Archive for chiropractic care
Over time, surgeons have moved to more and more complex procedures. But whether these lumbar spine surgeries are better is still in question.
Initially, spinal surgeries were less complicated with procedures like laminotomies and laminectomy, but surgeons (at least under Medicare) have been moving towards more complex procedures that are more expensive with a higher rate of complications. The problem with the vast majority of studies on the outcomes of surgery look at very short-term, usually no longer than 1 or 3 years. The re-surgery rate is known to be as high as 23% after 10 years.
So, if you didn’t have a repeat surgery, what can you expect after 10 years, and will you outcomes be any better than under the care of a competent physician who truly understands low back pain (like maybe a chiropractor….)? This is the question that was asked in this particular study. Researchers followed 473 patients with chronic low back pain of at least 1 year’s duration who were all considered candidates for spinal fusion. The average follow-up was 11 years. The patients were put into one of two groups:
- Lumbar spine fusion with either instrumented or noninstrumented fusion.
- Nonoperative treatment that included multidisciplinary cognitive-behavioral and exercise rehabilitation.
Keep in mind that true management in the #2 scenario above is not done by the average practitioner. Rather, this is a comprehensive approach encompassing both your mental state, the way you related (or don’t relate) to your pain as well as the physical treatments that can go a long way towards reducing the level of pain.
So what did the researchers find out after 11 years about the differences between spinal fusion and the comprehensive approach?
Yup. No difference in the long run. And this does not take into account the fact that a lumbar fusion will lead to further degeneration of the levels above and below as well as the chance that the surgery will not relieve the original symptoms it was attempting to address.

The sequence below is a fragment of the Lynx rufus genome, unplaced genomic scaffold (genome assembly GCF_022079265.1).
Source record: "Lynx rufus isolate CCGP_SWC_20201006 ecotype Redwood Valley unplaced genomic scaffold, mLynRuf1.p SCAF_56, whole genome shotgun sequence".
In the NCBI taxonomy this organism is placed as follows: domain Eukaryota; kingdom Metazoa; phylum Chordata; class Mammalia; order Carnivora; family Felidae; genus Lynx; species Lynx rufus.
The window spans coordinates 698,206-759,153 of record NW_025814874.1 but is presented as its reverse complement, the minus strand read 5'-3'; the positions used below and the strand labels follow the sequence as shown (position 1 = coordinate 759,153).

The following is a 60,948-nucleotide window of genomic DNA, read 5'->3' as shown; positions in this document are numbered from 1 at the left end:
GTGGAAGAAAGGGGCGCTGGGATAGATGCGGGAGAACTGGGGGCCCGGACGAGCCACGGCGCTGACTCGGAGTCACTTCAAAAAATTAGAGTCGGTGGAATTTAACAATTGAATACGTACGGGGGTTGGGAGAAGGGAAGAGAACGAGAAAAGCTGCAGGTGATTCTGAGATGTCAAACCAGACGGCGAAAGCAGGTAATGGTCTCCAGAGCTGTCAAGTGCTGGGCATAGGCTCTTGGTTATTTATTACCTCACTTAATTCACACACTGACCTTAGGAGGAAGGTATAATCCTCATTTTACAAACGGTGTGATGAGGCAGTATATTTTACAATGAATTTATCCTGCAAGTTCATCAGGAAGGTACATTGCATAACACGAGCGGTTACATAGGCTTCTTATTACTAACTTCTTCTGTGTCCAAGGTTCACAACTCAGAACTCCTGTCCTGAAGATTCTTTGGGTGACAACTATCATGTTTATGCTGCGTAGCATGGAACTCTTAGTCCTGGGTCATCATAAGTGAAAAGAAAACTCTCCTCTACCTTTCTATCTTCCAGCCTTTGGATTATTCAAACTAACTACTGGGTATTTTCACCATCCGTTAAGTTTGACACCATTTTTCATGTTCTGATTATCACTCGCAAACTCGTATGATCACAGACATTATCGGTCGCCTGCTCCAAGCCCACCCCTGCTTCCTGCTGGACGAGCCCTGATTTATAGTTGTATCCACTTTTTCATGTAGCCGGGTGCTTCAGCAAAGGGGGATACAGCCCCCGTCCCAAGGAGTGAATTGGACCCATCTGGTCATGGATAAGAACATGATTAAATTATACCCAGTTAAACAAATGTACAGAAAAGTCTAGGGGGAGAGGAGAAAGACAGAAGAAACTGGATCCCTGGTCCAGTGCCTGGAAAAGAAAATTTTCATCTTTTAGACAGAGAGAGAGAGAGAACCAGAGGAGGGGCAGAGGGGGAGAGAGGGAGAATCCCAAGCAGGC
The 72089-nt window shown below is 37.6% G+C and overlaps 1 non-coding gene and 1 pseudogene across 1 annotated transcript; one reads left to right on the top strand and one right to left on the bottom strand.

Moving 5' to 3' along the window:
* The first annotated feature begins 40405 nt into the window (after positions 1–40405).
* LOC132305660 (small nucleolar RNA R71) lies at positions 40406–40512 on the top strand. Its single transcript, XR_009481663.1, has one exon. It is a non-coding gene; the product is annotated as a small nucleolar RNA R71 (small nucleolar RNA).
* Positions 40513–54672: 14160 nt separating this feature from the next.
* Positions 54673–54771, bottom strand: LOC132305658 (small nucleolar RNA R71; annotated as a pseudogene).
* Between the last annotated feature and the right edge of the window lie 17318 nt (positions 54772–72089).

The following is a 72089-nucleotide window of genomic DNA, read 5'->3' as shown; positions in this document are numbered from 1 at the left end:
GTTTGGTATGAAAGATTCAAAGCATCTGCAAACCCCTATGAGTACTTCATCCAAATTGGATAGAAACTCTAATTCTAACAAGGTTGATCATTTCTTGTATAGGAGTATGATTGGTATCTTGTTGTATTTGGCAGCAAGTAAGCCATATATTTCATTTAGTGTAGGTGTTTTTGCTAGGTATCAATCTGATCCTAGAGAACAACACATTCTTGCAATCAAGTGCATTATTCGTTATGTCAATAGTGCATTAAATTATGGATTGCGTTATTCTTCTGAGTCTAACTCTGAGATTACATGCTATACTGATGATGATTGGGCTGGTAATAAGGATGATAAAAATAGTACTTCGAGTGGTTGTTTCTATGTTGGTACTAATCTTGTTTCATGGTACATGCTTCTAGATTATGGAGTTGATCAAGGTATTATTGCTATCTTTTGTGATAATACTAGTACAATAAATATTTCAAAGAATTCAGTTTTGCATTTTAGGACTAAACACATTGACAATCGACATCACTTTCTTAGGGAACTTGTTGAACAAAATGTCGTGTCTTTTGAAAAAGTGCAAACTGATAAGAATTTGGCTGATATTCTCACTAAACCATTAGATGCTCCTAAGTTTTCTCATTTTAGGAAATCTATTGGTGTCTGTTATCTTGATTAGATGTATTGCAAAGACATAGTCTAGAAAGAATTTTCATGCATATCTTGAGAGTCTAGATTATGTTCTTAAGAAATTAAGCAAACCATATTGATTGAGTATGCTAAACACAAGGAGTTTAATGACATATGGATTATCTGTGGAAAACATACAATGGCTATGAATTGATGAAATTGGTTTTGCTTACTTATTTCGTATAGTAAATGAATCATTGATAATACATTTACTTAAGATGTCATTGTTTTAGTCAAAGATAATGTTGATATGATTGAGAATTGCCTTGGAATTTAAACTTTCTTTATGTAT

The bottom line is that surgery really should absolutely, positively be your last resort. And THEN you still try something else before surgery. You need to make sure that you can look yourself in the eye 6 months after surgery and tell yourself that you tried everything else before surgery. And yes, this DOES include chiropractic.
Maybe “required” is a strong word, but is it possible that negative changes occur with neck pain that can only be fixed by chiropractic adjusting?
As always, this is the time for my disclaimer: As a chiropractor, my viewpoint on this topic is clearly biased, but very well informed.
It seems like most of medicine jumps on a short course of anti-inflammatories and muscle relaxers for non-specific neck or back pain. Give it a few days of medications and see what happens. If the patient doesn’t get better, than consider referring out for (most likely) PT or chiropractic care. If they do get better, everything’s great. Or is it?
Are there changes that occur either from neck pain, or that lead to neck pain that are at a much deeper level than just symptoms?